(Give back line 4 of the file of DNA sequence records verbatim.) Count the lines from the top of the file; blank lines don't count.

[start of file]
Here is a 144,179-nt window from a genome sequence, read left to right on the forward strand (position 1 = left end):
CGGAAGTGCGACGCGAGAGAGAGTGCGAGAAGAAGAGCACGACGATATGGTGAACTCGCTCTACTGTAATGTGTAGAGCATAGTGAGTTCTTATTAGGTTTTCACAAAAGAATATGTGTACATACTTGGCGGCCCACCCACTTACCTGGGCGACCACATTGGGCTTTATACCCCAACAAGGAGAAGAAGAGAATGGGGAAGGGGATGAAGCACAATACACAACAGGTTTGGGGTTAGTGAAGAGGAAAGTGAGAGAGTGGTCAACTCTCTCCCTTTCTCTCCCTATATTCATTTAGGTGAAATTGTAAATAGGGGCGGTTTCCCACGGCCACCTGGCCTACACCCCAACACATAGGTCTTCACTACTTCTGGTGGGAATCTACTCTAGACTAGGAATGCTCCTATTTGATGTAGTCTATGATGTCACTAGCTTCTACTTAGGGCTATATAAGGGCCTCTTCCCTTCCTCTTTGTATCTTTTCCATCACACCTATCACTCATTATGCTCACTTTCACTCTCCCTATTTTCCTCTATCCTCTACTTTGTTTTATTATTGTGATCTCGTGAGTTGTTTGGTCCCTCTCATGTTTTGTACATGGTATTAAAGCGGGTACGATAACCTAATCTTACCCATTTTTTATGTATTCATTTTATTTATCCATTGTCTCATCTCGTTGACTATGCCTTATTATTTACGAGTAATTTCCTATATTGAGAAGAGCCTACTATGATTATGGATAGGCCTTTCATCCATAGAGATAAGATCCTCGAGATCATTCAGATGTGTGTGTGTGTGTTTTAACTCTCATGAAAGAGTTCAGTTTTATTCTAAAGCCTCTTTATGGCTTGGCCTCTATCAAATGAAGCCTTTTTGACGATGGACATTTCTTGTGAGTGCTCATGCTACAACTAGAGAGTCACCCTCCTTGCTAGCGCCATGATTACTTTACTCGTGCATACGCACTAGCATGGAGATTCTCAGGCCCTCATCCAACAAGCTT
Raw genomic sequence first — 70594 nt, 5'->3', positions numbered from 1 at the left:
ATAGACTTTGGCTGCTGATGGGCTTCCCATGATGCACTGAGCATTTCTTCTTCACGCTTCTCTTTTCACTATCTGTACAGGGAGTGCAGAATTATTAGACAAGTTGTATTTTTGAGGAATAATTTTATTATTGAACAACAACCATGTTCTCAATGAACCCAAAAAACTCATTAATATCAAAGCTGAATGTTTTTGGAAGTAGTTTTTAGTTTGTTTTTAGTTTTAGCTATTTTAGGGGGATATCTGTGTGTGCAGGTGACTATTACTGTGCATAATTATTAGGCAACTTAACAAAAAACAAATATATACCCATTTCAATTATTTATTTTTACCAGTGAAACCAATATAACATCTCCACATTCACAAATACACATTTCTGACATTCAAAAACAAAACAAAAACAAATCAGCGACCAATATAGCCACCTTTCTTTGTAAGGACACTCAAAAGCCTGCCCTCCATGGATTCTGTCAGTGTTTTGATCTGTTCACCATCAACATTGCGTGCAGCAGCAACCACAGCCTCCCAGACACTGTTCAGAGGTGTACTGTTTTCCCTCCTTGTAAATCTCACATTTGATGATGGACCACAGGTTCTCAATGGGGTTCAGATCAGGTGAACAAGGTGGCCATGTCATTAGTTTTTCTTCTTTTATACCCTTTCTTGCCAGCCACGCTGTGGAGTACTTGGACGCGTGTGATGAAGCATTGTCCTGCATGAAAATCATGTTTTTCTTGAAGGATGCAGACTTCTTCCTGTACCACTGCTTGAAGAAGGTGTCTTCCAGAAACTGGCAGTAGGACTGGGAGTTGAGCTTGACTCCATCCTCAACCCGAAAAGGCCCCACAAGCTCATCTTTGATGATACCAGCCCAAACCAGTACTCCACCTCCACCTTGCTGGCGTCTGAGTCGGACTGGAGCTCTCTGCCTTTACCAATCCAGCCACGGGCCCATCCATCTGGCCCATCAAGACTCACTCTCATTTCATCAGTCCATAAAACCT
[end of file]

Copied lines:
ATAGACTTTGGCTGCTGATGGGCTTCCCATGATGCACTGAGCATTTCTTCTTCACGCTTCTCTTTTCACTATCTGTACAGGGAGTGCAGAATTATTAGACAAGTTGTATTTTTGAGGAATAATTTTATTATTGAACAACAACCATGTTCTCAATGAACCCAAAAAACTCATTAATATCAAAGCTGAATGTTTTTGGAAGTAGTTTTTAGTTTGTTTTTAGTTTTAGCTATTTTAGGGGGATATCTGTGTGTGCAGGTGACTATTACTGTGCATAATTATTAGGCAACTTAACAAAAAACAAATATATACCCATTTCAATTATTTATTTTTACCAGTGAAACCAATATAACATCTCCACATTCACAAATACACATTTCTGACATTCAAAAACAAAACAAAAACAAATCAGCGACCAATATAGCCACCTTTCTTTGTAAGGACACTCAAAAGCCTGCCCTCCATGGATTCTGTCAGTGTTTTGATCTGTTCACCATCAACATTGCGTGCAGCAGCAACCACAGCCTCCCAGACACTGTTCAGAGGTGTACTGTTTTCCCTCCTTGTAAATCTCACATTTGATGATGGACCACAGGTTCTCAATGGGGTTCAGATCAGGTGAACAAGGTGGCCATGTCATTAGTTTTTCTTCTTTTATACCCTTTCTTGCCAGCCACGCTGTGGAGTACTTGGACGCGTGTGATGAAGCATTGTCCTGCATGAAAATCATGTTTTTCTTGAAGGATGCAGACTTCTTCCTGTACCACTGCTTGAAGAAGGTGTCTTCCAGAAACTGGCAGTAGGACTGGGAGTTGAGCTTGACTCCATCCTCAACCCGAAAAGGCCCCACAAGCTCATCTTTGATGATACCAGCCCAAACCAGTACTCCACCTCCACCTTGCTGGCGTCTGAGTCGGACTGGAGCTCTCTGCCTTTACCAATCCAGCCACGGGCCCATCCATCTGGCCCATCAAGACTCACTCTCATTTCATCAGTCCATAAAACCT